State moves to regularise unauthorised structures

The state govt has set up a panel under the BMC commissioner to regularise unauthorised constructions.

Written by Shalini Nair | Mumbai | Published: January 12, 2015 2:27:15 am
AAP, BJP, unauthorised colony, delhi A panel is set up to study the Regularisation of Unauthorised Developments in the City of Ulhasnagar Act. (Source: Express Archive)

There will soon be relief in sight for descendants of Sindhi migrants who arrived from West Pakistan in course of the partition and made their home in the many refugee camps of Maharashtra. The state government has set up a panel under the BMC commissioner to frame a policy to regularise unauthorised constructions that have mushroomed in these settlements over the past many decades.

The 13-member panel has been appointed after a petition in the Bombay High Court seeking regularisation of the five Sindhi colonies of Mumbai on similar grounds as was provided to the unauthorised structures in India’s largest Sindhi enclave of Ulhasnagar.

The panel is expected to study the Regularisation of Unauthorised Developments in the City of Ulhasnagar Act, 2006, and its applicability to all unauthorised constructions in the erstwhile Sindhi refugee camps across the state and submit its report within three months. “It will also have to suggest ways to prevent further encroachments in these former refugee camps,” said an official from the state Urban Development Department.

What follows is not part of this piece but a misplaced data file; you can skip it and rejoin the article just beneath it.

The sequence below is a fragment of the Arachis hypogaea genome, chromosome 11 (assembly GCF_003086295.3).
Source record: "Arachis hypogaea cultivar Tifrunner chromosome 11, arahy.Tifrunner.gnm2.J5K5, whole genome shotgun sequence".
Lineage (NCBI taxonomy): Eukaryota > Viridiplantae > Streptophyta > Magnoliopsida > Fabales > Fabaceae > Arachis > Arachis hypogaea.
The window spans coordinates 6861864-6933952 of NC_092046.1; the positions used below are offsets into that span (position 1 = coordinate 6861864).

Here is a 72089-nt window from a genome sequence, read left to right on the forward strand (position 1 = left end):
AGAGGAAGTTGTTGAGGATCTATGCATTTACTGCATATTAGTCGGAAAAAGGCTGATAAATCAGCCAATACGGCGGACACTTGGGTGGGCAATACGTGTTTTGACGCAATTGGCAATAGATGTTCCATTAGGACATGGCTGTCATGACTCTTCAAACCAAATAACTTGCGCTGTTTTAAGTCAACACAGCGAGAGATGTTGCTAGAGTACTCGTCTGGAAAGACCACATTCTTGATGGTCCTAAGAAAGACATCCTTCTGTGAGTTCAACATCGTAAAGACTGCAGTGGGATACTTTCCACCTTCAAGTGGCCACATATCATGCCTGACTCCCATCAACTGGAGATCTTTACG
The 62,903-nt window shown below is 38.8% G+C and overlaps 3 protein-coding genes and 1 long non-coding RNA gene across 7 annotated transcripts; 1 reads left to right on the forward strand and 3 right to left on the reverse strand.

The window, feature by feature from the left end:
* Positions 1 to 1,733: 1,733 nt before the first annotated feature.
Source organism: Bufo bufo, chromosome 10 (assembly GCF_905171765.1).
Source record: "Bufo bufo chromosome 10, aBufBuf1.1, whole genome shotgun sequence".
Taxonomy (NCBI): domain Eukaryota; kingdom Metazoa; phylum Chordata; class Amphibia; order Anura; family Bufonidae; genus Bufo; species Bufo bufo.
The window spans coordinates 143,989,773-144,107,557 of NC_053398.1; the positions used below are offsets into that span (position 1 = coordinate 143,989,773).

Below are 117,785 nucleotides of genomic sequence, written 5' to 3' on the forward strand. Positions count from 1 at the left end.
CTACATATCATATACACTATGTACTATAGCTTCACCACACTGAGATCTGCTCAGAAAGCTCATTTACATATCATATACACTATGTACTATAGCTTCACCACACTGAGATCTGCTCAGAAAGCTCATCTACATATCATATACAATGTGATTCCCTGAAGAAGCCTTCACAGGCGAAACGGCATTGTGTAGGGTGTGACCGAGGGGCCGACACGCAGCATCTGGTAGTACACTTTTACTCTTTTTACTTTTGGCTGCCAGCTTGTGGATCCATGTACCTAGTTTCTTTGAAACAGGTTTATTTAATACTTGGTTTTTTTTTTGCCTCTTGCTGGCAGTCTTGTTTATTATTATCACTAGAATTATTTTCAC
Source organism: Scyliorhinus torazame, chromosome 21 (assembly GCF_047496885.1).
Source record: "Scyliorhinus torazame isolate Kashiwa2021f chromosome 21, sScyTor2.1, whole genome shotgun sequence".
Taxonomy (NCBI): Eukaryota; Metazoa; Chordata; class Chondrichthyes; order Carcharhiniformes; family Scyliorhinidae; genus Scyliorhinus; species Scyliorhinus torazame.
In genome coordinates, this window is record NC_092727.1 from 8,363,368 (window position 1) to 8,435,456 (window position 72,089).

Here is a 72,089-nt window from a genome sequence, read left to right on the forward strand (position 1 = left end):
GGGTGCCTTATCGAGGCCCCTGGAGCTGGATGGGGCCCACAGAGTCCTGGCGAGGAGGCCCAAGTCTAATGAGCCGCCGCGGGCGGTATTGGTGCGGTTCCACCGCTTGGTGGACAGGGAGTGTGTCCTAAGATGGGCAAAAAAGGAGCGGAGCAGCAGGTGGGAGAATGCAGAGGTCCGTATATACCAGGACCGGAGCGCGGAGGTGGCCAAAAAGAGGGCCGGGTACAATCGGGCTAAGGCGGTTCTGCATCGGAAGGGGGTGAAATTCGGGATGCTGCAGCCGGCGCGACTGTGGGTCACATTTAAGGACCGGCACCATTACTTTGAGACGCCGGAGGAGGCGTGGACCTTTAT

In Mumbai alone, such refugee camps occupy a total of 280 acres with the largest being the Sindhi camps in Mulund and Sion Koliwada that are spread over 100 acres each. Around 60 acres is occupied by what is popularly known as Sindhi camp in Chembur and ten acres each by the Thakkar Bappa Colony at CST Road in Chembur and the Wadia Trust Estate Refugee Camp in Kurla.

City historian Deepak Rao said Sindhi refugees, who could afford it, purchased plots in Colaba and Khar where they were once given temporary residence. “The poorer of the lot stayed on in the camps in Chembur, Sion and Mulund, which from 1947 until the seventies were wastelands on the periphery of Mumbai. As their families expanded, they had no option but to unofficially extend their homes as seeking permissions on land that didn’t belong to them would have been a long-drawn out process,” he added. As a result the barracks and RCC buildings with common toilets have expanded vertically and laterally on vacant portions of land without the requisite building sanctions.

Similar settlements also abound in other parts of the state such as Thane, Pune, Nagpur, Amravati, Kolhapur, Gondia and Chalisgaon in Jalgaon district. The panel will also comprise municipal commissioners, or chief officers in case of municipal councils, representing each of these places as also the Secretary of the Maharashtra’s Relief and Rehabilitation department.

The petition says unauthorised extensions have been made by the families of Sindhi descent with the complete complicity of local authorities who now harass the residents through periodic demolition threats.

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